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Self Managed Super Fund (SMSF) Article
2nd five steps to starting a pension
By Tony Negline.
This article may be out of date.
15th December 2004
This is the second instalment in a two part article series that details the ten steps to begin a pension in a small super fund.
Last week we concluded with Step Five – the member accepts the trustee’s offer which you will recall is contained in a Product Disclosure Statement. When the member accepts the trustee’s offer, the member should detail what dollar value of assets the member would like to use to begin the pension.
If this purchase price is coming from money that is not already in the fund, then the member must advise the trustee where these funds are coming from. Are the proceeds coming from new contributions? Will these contributions be subject to tax when received by the trustee? Or will some or all of these proceeds be coming from super benefits rolled over or transferred from another super fund, an employment termination payment, or other similar type of benefit?
Who is initiating the rollover or transfer? If it is to be initiated by the trustee, the trustee will need to authority from the member to request the rollover or transfer of funds from the other super vehicles. The fund transferring the member’s account balance will demand to see proof from the receiving fund that the fund is a complying super fund and the trustees want the fund to retain this status.
Any special preservation rules that apply to the transferring payments also need to be taken into account. Sometimes it can take the transferring fund sometime before they get around to sending the funds through. This means that it may be some time before the amount received is known. This is especially the case if the receiving fund has to pay upfront taxes on an amount transferred.
The member should also tell the trustee if the amount being deposited in the fund is coming from a pension that is already being paid from another super fund. This is particularly important when the original pension was a complying pension for RBL purposes and it is necessary to begin a new pension which is also a complying pension for RBL purposes.
When the member tells the trustee what type of pension they would like, they may need to specify the level of income and any relevant characteristics. For example, with an allocated pension the trustee should tell a member what minimum and maximum incomes are allowed from their income stream in the Product Disclosure Statement. The member must then let the trustee know what actual income amount they want paid from the pension.
Investors thinking of using an allocated pension need to be aware that if they stick to the minimum income level their income will not keep pace with inflation. They may need to ask their trustee to index their payments over a period of time (such as three, six or twelve months or even longer).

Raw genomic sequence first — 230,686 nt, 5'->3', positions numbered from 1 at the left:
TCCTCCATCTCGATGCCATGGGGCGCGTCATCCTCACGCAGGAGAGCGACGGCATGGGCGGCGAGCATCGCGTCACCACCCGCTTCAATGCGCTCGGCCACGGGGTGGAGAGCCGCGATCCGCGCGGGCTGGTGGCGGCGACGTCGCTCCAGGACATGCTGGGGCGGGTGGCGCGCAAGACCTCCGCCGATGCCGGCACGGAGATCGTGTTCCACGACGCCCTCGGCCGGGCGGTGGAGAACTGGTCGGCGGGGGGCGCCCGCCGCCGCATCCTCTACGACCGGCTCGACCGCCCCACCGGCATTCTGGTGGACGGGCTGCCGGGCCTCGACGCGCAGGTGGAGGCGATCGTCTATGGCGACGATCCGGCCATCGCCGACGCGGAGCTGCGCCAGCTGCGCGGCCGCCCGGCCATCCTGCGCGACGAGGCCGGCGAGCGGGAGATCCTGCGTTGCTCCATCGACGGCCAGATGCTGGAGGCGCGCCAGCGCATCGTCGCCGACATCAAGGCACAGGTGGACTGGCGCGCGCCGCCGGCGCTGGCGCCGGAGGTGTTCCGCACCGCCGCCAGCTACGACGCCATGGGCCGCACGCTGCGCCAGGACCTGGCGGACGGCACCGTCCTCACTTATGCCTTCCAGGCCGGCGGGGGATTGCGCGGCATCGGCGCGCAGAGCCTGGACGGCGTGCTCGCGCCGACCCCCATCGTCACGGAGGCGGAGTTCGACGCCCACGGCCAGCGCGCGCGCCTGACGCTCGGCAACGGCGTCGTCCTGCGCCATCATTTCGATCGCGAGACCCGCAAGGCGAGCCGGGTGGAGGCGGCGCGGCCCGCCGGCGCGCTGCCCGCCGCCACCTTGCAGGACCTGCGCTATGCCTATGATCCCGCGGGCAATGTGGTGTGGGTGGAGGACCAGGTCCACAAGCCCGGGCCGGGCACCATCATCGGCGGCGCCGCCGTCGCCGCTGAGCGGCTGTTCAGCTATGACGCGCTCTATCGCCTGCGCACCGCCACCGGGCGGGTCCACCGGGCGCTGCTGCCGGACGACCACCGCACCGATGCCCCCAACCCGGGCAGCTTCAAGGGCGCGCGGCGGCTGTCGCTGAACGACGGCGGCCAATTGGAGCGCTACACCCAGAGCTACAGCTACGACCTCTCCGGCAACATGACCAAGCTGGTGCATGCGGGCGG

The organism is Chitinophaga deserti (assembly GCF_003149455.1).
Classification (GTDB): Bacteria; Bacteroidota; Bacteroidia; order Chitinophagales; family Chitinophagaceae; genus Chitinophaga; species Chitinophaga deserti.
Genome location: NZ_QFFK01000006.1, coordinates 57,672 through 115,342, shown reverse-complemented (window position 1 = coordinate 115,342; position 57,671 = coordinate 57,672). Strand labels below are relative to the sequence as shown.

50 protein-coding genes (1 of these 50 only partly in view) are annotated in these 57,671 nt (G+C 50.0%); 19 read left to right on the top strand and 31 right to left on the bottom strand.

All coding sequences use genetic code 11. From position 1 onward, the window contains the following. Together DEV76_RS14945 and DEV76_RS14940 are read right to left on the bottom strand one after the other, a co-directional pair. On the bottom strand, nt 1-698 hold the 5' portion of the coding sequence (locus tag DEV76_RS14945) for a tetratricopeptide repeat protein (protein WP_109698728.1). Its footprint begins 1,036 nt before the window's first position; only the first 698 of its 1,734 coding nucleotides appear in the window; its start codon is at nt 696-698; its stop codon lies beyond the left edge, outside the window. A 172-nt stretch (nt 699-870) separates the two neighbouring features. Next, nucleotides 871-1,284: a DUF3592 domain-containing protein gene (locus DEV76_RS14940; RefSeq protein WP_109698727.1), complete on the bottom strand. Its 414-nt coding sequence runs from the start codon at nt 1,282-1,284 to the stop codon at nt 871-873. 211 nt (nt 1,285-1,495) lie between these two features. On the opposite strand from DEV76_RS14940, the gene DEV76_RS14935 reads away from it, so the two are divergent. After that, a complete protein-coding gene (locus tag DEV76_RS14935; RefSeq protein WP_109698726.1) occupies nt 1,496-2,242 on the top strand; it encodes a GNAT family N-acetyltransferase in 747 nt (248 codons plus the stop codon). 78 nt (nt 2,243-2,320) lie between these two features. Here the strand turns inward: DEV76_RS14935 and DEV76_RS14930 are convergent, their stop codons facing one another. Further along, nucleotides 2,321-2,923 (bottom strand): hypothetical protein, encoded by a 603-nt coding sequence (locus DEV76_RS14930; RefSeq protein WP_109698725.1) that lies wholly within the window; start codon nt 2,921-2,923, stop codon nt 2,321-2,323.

For Term Allocated Pensions the member will have to inform the trustee what initial term they would like to have. The selection of this term is very important because it drives how much income is paid out of the pension. In a Product Development Statement, the trustee should have told the trustee what their allowable terms are.
If the member wants the pension to continue to be paid to a specific person upon their death (called a reversionary pensioner) then the trustee must clearly specify who this person is, their date of birth and their relationship to the member.
The member must also tell the trustee what will happen to any remaining account balance if the member should die. Will the trustee be bound by a binding nomination? If so, what type?
A member should also complete a PAYG Declaration so that the trustee is able to withhold the right income tax from each pension payment. (If the member doesn’t provide this declaration then a trustee would need to withhold 48.5% income tax from each pension payment.)
Step Six – Trustee to check with the member the precise details of the pension.
Once the precise details of the pension are known, including the purchase price, amount of income, etc, the trustee should send the member a detailed outline of the pension’s structure so that the member and the trustee have both confirmed what is about to be done.
Step Seven – The trustee should fully document the pension for its own records.
The trustee should have complete documentation of the pension’s full characteristics such as the commencement date, date of first pension payment, how often pension payments will be paid and how.
Step Eight – Trustee must make sure pension payments would be made on time
To make sure pension payments are actually made on time, it is handy for a trustee to set up a direct debit facility that transfers the net of income tax payments from their bank account to the member’s nominated bank account.
Step Nine – The pension commences
On this day the trustee should ensure that all relevant changes are made to the fund’s accounts. As this is the day that all earnings on the assets backing a pension are tax-free, it is important that the members are able to clearly identify income or capital gains received by the fund from this commencement date onwards.
Step Ten – The trustee reports the pension to the Australian Taxation Office for Reasonable Benefit Limit purposes.
This requirement is very important, even in situations when the pension is made up of Eligible Termination Components that don’t count RBL purposes such as undeducted contributions.
The benefit must be reported to the ATO within first 14 days of the month following the month in which the pension commences.
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